Challenges: "Our challenges are really no different than any other small business: You figure out how you can reasonably grow -- and grow in a healthy manner in a capital-intensive business, in a really competitive market. These are all corporate terms, but they sum it up pretty succinctly: How do you do all that, have fun, and try to build a sustainable business that's going to be here for a while? And those are challenges that I don't think are unique to us or brewing."
Opportunities: Increased sales on site (where there is still room to add seating for, at least, an additional 50): "I think an opportunity that is staring right at us, right now, is this neighborhood that we've just moved into. We're only one and a half, two years into it, and it's rapidly changing from a light industrial scene to very quickly becoming a dense, residential area. So, I think we have a whole lot of opportunity, right here, where we're sitting in our tasting room -- which is the best place that our beer can be consumed, certainly from a freshness perspective."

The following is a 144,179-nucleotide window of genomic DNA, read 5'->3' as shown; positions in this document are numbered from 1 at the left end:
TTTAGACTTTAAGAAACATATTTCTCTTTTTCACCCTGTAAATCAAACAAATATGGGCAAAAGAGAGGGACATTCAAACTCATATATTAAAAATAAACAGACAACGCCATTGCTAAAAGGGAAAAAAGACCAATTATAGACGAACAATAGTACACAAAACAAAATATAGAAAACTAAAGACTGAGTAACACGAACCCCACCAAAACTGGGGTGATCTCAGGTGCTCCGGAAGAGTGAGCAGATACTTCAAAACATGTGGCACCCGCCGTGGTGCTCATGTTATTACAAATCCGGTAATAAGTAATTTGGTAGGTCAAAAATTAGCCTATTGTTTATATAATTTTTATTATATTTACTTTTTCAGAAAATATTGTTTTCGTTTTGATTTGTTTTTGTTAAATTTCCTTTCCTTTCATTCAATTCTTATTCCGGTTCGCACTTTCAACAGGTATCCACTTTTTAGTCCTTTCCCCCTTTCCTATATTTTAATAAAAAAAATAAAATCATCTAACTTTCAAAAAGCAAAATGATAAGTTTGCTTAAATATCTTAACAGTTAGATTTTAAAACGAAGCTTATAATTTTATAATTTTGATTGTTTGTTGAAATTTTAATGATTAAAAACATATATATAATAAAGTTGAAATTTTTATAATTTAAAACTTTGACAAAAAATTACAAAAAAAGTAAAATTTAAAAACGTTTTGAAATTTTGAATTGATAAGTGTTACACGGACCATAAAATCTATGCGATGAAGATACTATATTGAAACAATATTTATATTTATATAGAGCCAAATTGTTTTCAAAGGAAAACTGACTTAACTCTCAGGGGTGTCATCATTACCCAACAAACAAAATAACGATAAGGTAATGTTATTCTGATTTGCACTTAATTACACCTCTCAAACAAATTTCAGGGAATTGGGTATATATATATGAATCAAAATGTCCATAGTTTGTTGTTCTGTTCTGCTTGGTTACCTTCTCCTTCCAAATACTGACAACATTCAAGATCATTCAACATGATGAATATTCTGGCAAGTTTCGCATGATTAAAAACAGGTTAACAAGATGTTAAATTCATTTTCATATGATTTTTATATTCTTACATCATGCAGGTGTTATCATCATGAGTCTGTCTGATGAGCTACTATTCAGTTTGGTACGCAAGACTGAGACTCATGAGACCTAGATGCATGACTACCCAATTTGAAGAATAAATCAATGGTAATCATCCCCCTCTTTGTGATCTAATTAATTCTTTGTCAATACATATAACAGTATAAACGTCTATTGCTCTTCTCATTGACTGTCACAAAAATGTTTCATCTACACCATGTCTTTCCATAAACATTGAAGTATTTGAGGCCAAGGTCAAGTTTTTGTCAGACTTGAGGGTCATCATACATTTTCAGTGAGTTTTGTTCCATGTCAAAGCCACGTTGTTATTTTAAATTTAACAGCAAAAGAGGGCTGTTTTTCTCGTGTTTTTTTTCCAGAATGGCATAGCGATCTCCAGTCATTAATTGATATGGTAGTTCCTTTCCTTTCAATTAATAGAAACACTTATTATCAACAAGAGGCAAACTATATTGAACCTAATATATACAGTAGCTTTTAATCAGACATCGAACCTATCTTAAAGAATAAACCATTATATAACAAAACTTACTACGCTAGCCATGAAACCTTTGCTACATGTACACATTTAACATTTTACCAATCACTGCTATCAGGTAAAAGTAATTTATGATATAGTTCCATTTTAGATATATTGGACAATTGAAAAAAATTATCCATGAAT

Needs: Wright says, "There's always another piece of equipment or specific tool or something we need, but those are things you work toward and you get them when it makes sense or when you have a really serious pain point and you need to resolve it."
The Commons also needs to make a big decision: How much larger does the company want to grow? "I think that's a question we're struggling with right now," says Wright -- who it's easy to imagine running spreadsheets in order to figure out how not to grow too much bigger. He says: "We need to be just the right size, so [we're] still a small family of really passionate people, but it's sustainable. And we're in a business that's sort of rooted in volume -- I mean, it's a volume game. And we're trying to bend and twist those rules as much as we can, so we can be relatively small and be sustainable at the same time."